The United Nations turns 70 in 2015.  Fox News is asking a selection of distinguished contributors occasionally to contribute their thoughts on what it has become, and how to shape its future.


In 2015, the United Nations will observe its 70th anniversary. Like all intergovernmental organizations, the U.N. enjoys legal immunities in the countries where it operates.  No national law enforcement agency can subpoena witnesses, demand documents or investigate a crime scene on U.N. premises.

Consequently, only whistleblowers, the internal witnesses to corruption, fraud and abuse of authority, have the ability to document and disclose misconduct.

The catch is they don’t get the protection provided by an impartial legal regime and must depend on the U.N.’s internal justice system to ensure their safety in when they point a finger at crime or other kinds of abuse.

Not too surprisingly, the results have been dismal for anyone trying to expose wrongdoing in a system that defies any kind of outside examination.

And yet, honest and idealistic people at the U.N. keep trying. In the past ten years, a small number of U.N. whistleblowers have reported, among other things, their organization’s corrupt complicity with an authoritarian regime, kickbacks involving a coal mine and a power plant, sexual exploitation and cronyism/fraud in U.N.procurement.

Despite overwhelming evidence that their disclosures were true, they suffered retaliation after reporting these crimes, and none of these whistleblowers has subsequently found any justice  in the U.N.  justice system.

When U.N. investigators and judges confront the whistleblowers’ disclosure, they also confront the Secretary General (whose boat they are rocking), the political forces behind him, the personal connections any wrongdoers may have with the human resources department, and the feudal bureaucratic protectorates that hobble the organization.

As things stand, a whistleblower subjected to retaliatory firing waits three years for his or her case to wend its way through an administrative tribunal.

During those years, all filings are secret, so the truth about the original disclosure is buried until long after the fact. Whistleblowers may be blacklisted and unable to work in their field:  they are without an income and professionally ruined.

There is a case like this going on right now. A U.N. police officer in Haiti reported that colleagues sexually abused women in a camp for the displaced – women they were supposed to protect.  She also reported gross incompetence on the part of her colleagues.

U.N police officers receive little training and virtually no payment (their governments are paid for their services instead).  The officers tend to be young men with weapons and complete control over civilian women displaced by war or disaster. A situation like that is bound to foment abuse.

Yet rather than address the problem, the U.N. transferred the whistleblower to a dangerous late-night shift in a different camp.  She was then terminated by the contractor for which she worked directly, and the U.N. denied all responsibility for the action.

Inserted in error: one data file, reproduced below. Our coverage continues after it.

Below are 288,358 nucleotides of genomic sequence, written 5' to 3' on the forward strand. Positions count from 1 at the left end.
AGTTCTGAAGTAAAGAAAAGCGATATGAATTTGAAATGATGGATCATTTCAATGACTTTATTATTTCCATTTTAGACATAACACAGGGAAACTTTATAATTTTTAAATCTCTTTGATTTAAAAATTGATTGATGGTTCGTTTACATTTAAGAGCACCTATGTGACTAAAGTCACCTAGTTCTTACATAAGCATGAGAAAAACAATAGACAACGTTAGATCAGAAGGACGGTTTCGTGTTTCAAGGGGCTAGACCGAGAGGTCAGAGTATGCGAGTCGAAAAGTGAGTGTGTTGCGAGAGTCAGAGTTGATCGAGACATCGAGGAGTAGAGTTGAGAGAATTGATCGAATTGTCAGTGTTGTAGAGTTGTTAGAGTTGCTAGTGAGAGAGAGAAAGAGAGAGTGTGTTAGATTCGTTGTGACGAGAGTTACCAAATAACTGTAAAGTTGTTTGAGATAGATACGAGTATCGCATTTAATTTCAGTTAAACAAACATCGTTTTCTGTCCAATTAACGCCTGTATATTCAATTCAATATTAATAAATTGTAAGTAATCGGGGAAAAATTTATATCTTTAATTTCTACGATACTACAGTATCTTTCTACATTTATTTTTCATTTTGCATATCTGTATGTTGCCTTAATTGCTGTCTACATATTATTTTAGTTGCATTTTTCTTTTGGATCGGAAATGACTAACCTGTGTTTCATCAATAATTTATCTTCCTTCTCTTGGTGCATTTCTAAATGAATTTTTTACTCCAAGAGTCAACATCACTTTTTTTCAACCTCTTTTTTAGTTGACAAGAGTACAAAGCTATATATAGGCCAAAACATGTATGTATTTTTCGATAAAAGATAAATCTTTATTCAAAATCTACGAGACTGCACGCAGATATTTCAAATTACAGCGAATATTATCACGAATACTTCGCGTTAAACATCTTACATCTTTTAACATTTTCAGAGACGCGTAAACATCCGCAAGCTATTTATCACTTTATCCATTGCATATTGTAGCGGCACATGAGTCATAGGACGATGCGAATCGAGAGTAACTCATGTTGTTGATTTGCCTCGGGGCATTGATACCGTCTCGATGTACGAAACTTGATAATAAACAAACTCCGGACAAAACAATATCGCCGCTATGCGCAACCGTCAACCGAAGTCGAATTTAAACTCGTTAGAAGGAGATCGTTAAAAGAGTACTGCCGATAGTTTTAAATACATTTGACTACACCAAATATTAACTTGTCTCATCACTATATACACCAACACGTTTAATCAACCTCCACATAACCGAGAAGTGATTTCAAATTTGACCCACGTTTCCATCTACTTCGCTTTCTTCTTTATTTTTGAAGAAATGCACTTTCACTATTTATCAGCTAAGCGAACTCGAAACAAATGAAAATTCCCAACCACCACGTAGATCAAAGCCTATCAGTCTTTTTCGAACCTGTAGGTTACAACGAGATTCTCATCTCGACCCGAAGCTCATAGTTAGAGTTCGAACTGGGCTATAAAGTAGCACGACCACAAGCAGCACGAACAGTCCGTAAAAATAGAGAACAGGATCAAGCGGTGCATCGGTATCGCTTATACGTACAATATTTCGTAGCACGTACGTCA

She has been unable to find a job in her field since then. The alleged abusers continue in place, and their victims have no relief.

Seeing things like this, other police officers who might be inclined to expose misconduct are more likely to quit or shut down.

Rather than this deeply flawed and inherently lopsided process, there is another way to handle situations like this.

Rather than police itself—a process that isn’t working in cases like these—what the U.N. needs is outside intervention. And a model for how it can work is already in operation.

When international trading partners get into a dispute about whether they are following their own rules, they have recourse to objective, third party dispute resolution. So do sovereign nations caught up in similar wrangles.

Something similar for whistleblowers would go a long way toward straightening out the U.N.

An external arbitration process, with an arbitrator selected through mutual agreement, and the costs of arbitration shared by both parties, would give whistleblowers access to justice, and would also bring their disclosures to public attention and identify retaliators.

The process would also have a meaningful deterrent effect on the corrupt officials who now hide behind U.N. secrecy.

If the allegations were shown to be true in such an arbitration, the whistleblower would be immediately reinstated and compensated for lost wages.  Any victims of crime or abuse would be compensated and moved away from a situation where they could suffer further harm. The abusers would be terminated and remanded to the justice systems of their respective countries.

To address the dysfunction of the United Nations, we don’t have to argue geopolitics.  We don’t need to debate who belongs on the Security Council or who has moral authority on questions of human rights.

We do have to ensure that ethical staff members who report gross misconduct are protected, their disclosures addressed and their retaliators disciplined — in that order.

If this reform can be implemented, many larger and highly politicized problems might go away. And at the very least, the U.N. would regain some of the credibility that its current scandalous treatment of honest and courageous staff members has helped to undermine.


Beatrice Edwards is the Executive Director of the Government Accountability Project and works with U.N. whistleblowers.